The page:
July 15, 2015
By Paul Voosen
Subject. Patron. Source. Siren.
For social scientists, the state can play many roles. As long as researchers have studied humanity and the systems we create, they have struggled to define their relationship with power. And in the United States, since World War II, that tension has centered especially on the military and its spy agencies.
The dangers of that relationship came into high relief late last week, with the release of a report detailing how the American Psychological Association, a century-old scholarly group, had colluded with the U.S. military to shield practitioners of torture a decade ago. The report painted a small group of leaders as beholden to its military patrons, eager to “curry favor,” whatever the long-term cost.
“I’ve never seen anything like this,” said Joy Rohde, a historian at the University of Michigan at Ann Arbor who studies government and its relations with social science. Yes, personal coordination happens. Yes, orchestrated decisions happen. “What is so shocking in this case,” she said, “is that you’ve got all of these things combined, and they’re so systemic.”
This should put researchers on notice, added David N. Gibbs, a history professor at the University of Arizona who studies the CIA’s influence on academe. The surge of financing that attended, especially, the wars in Iraq and Afghanistan might be alluring, but it can come with a cost.
“I’d like to hope that this would be a wake-up call about the dangers of collaboration with intelligence services,” he said.
The APA’s misdeeds join a list of controversial interactions between social scientists and the military since the attacks of September 11, 2001, and the wars that followed. Most notably, they include: the Pentagon’s Human Terrain System, recently ended, which saw anthropologists deployed in war zones to study the local population; the Minerva Research Initiative, a grant program for university social scientists to study regions of strategic importance to the United States; and the Pat Roberts Intelligence Scholars Program, which finances the education of future spies.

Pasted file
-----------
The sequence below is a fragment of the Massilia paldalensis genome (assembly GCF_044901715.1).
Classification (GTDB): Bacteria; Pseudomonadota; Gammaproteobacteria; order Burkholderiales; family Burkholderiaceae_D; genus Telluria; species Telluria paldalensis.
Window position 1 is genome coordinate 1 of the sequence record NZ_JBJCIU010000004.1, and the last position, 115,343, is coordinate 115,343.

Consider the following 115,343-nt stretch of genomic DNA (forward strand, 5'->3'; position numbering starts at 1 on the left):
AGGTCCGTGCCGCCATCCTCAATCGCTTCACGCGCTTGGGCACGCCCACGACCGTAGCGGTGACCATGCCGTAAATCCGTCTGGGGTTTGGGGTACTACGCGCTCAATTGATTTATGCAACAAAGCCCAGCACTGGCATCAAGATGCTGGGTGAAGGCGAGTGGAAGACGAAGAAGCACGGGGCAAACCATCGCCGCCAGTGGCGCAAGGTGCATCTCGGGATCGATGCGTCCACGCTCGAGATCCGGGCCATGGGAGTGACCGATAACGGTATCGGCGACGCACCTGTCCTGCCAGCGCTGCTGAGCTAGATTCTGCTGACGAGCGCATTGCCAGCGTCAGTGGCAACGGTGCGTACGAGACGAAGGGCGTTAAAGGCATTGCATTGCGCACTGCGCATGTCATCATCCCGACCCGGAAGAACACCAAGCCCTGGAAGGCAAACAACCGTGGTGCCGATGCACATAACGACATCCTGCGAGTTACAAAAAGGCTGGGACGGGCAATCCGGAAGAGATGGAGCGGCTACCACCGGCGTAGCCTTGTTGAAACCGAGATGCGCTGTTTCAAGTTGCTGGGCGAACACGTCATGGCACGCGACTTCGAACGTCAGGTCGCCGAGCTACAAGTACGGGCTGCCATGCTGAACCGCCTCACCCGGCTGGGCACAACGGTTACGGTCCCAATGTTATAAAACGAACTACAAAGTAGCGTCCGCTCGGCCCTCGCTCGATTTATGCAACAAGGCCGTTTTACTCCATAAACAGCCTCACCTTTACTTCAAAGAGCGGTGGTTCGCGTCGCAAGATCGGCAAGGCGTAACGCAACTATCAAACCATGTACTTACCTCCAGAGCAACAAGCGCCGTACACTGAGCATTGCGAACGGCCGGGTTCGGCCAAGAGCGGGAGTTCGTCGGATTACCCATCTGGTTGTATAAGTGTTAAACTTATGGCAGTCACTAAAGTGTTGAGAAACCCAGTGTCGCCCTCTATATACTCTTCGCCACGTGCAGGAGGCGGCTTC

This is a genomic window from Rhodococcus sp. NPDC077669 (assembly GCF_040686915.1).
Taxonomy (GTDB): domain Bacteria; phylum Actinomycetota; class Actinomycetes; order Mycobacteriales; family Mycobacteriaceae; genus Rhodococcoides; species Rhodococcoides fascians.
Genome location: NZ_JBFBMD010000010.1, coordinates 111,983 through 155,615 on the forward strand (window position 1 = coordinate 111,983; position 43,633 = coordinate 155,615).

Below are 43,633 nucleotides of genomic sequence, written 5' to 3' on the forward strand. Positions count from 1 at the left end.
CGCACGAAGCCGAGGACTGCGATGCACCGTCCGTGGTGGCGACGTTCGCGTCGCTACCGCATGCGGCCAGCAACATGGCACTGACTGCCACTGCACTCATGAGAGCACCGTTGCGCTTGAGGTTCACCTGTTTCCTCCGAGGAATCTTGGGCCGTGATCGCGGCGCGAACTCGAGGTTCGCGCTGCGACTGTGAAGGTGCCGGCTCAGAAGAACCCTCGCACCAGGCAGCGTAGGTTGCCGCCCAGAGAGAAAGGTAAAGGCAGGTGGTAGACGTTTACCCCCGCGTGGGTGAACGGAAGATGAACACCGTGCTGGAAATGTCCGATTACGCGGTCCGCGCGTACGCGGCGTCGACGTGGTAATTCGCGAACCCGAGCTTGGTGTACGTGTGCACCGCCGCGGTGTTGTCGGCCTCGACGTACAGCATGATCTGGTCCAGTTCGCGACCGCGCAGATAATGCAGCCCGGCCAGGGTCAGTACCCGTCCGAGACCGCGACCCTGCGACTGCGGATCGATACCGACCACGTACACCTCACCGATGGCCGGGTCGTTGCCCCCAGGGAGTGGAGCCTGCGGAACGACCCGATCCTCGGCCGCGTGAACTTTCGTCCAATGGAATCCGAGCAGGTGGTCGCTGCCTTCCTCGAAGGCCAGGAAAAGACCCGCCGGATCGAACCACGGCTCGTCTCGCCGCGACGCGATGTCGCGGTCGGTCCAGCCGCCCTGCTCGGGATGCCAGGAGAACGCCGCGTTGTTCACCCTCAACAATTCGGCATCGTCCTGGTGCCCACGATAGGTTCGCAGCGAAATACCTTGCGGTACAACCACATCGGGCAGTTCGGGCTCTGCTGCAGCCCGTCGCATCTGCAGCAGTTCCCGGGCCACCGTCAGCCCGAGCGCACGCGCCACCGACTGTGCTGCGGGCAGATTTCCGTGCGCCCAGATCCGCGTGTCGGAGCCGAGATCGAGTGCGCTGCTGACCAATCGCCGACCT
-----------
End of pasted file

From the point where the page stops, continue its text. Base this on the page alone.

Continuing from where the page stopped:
But while those programs have provided rallying points for protest, they are only the most visible manifestations of the deep ties between social scientists and the government. It’s a relationship that has been collaborative, confrontational, or often both at the same time. But at its base, it balances on a simple tension: Modern democracy believes that good policy should rest on expert knowledge. But how can that knowledge be conveyed, and employed, without biasing researchers or undermining democracy?
It’s not an easy question, though researchers sometimes attempt easy answers. University professors are a cosmopolitan, polyglot group, often suspicious of the exercise of U.S. military might. Debates turn political and ideological, resorting to metaphors of cancer, rather than remaining on ethics, said Ron Robin, a historian and senior vice provost for global faculty development at New York University.
“I don’t think that ties with government necessarily corrupt,” Mr. Robin said. “They can corrupt.”
Risks attend the fallout from the APA report, added Joseph S. Nye, a former dean of Harvard University’s Kennedy School of Government.
“If you have academics saying, ‘Don’t do anything with the government, keep it at arm’s length,’ you won’t have that kind of scandal,” he said. “You will have something else instead.”
The Cold War ushered the social sciences into the national-security world. Bolstered by the Popperian view that neither democracy nor science was possible without the other, academics shuttled down from Cambridge or Princeton for two decades, advising the Defense Department or CIA on their operations. In 1956 the U.S. Army opened its Special Operations Research Office on the campus of American University. The patronage helped legitimate social science within the academy, making it less a junior partner to the “hard” sciences: By 1961 a physicist told Robert McNamara, the defense secretary, that World War III, if it came, “might well have to be considered the social scientists’ war.”
Psychology presented a particular allure to the military. Most prominently, given the nature of war, the military has a vast need for the services of the discipline’s practitioners in caring for its troops, a truism that has grown only stronger over time. But beyond that, nearly every aspect of psychologists’ remit could be seen through the lens of war: Motivation. Communication. Belief. By 1964 the Defense Department was investing $31 million in psychological research.
“It’s stunning, the array of research and advice sought from psychologists by the military and intelligence agencies,” said Mark Solovey, an assistant professor of history at the University of Toronto who studies Cold War social science.